Rao’s narrative for a new politics

[dropcap]T[/dropcap]he resounding victory of TRS in Telangana has by default revived Chandrasekhar Rao’s idea of a non-BJP, non-Congress third front. And in one stroke, he has nearly banished regional rival Chandrababu Naidu from the national scene. Naidu’s mahagathbandhan move for a national alliance with Congress came a cropper. In fact, one of the biggest take-aways from the current round of Assembly elections has been the failure of Naidu’s Opposition unity front. Now, such a national coalition will have to take energy from elsewhere and the role of Telugu Desam in it will be very limited. In fact, Chandrasekhar Rao has threatened to take his campaign to Naidu’s own territory and expose him.

A certain minimum traction for Rao’s initiative is assured as an informal grouping of a non-aligned group is already in existence. It includes Biju Janata Dal’s Naveen Patnaik in Odisha and Jaganmohan Reddy’s YSR Congress in Andhra Pradesh, which has grown more ambitious in recent times and hopes to do well in the next elections. Similar groups that keep their separate identities exist in places like Haryana and other north Indian states as well. Another potential player could be Tamil superstar Rajinikanth, who has announced his party, but not aligned with either BJP or Congress.

Currently, Rao’s TRS has 11 out of the total 17 MPs in Lok Sabha while YSR Congress has three, with Naveen Patnaik leading a pack of 20 MPs. These three together form a group of about 35 MPs, which is a decisive force in the current Lok Sabha and can form the core of Rao’s non-aligned group. The parties, acting individually, had played a key role in the no-confidence motion against the Modi government in July. As soon as he scored a sweeping victory in the latest Assembly poll, Rao told newspersons that his third force would be a consortium of regional parties and could be firmed up before the 2019 Lok Sabha elections as an alternative to both BJP and Congress.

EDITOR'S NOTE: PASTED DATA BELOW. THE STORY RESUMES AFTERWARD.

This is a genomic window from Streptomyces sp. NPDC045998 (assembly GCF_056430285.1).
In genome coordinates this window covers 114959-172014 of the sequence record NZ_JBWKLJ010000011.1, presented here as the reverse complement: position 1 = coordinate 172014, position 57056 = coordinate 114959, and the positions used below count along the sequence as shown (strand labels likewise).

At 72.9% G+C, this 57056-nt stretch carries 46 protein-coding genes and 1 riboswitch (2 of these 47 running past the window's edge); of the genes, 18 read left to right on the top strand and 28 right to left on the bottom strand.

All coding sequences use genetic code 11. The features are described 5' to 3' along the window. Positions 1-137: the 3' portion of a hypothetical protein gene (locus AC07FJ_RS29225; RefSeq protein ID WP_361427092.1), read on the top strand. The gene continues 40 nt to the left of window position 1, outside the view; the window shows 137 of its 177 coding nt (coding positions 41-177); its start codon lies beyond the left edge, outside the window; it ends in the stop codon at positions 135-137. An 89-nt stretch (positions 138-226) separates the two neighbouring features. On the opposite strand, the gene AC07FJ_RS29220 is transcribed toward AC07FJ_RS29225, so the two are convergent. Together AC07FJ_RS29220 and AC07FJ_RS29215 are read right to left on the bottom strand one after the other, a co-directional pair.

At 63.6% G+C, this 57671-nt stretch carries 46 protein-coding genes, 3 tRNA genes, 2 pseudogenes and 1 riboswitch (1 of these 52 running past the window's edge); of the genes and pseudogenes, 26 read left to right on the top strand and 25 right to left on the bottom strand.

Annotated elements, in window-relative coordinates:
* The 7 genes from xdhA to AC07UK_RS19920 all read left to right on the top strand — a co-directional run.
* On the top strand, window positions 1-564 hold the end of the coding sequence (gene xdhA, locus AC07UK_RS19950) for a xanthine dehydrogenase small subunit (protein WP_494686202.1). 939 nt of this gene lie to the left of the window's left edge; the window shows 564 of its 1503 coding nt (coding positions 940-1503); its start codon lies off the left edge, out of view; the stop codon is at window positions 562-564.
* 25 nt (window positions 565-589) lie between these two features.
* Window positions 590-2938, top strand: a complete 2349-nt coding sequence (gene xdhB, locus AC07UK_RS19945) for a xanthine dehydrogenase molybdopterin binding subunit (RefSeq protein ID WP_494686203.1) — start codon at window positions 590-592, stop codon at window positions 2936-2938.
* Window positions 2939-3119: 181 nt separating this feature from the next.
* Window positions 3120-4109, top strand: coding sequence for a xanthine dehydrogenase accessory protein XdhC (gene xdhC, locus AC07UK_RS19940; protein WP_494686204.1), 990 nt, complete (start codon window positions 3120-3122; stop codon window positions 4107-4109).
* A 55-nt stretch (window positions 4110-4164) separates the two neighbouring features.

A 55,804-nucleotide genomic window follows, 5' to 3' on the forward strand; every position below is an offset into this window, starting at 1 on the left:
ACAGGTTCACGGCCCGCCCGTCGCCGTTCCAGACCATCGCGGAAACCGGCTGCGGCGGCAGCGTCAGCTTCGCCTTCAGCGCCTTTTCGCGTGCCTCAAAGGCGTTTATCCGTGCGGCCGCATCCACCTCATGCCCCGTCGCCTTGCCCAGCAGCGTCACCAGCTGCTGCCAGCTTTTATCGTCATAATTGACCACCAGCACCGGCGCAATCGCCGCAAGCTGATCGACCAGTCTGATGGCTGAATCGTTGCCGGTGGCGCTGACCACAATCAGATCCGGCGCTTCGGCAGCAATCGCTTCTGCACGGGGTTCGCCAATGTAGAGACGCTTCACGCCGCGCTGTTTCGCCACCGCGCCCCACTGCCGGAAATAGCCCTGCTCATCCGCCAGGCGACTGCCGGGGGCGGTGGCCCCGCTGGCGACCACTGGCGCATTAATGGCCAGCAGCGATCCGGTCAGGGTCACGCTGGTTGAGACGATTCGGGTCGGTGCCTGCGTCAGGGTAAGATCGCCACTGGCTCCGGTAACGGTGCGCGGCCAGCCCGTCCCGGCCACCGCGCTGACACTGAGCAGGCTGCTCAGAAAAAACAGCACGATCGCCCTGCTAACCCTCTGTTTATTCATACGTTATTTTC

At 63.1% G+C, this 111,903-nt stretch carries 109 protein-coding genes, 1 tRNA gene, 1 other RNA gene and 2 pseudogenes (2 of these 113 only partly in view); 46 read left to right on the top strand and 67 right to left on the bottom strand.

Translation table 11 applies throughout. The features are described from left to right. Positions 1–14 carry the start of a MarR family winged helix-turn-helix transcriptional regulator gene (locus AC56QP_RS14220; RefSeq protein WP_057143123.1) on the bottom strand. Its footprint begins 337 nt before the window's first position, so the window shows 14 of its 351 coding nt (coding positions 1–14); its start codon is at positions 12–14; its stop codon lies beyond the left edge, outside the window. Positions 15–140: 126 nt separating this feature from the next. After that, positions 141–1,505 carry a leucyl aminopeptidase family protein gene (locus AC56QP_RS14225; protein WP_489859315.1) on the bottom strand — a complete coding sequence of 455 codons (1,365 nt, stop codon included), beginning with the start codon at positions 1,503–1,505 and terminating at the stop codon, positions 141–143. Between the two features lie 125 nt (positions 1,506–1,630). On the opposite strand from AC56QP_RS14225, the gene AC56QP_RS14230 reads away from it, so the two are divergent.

Rao claims that the fractured mandates in Rajasthan and Madhya Pradesh prove the point that people do not consider Congress as an alternative to BJP, which makes the case for a third front. In both the states Congress has come to power by default, which highlights the need for a viable alternative to the national parties, the space that Rao’s consortium is seeking to tap. Rao feels there is need for a new narrative in national politics to rid the country of its troubles of non-governance and hopes to make Hyderabad an epicentre of such change. In fact, TRS is talking about a realignment of parties so as to reflect the will of the people rather than the ambitions of political leaders. This, according to Rao, necessitates a surgical strike to exorcise the prevailing political system.

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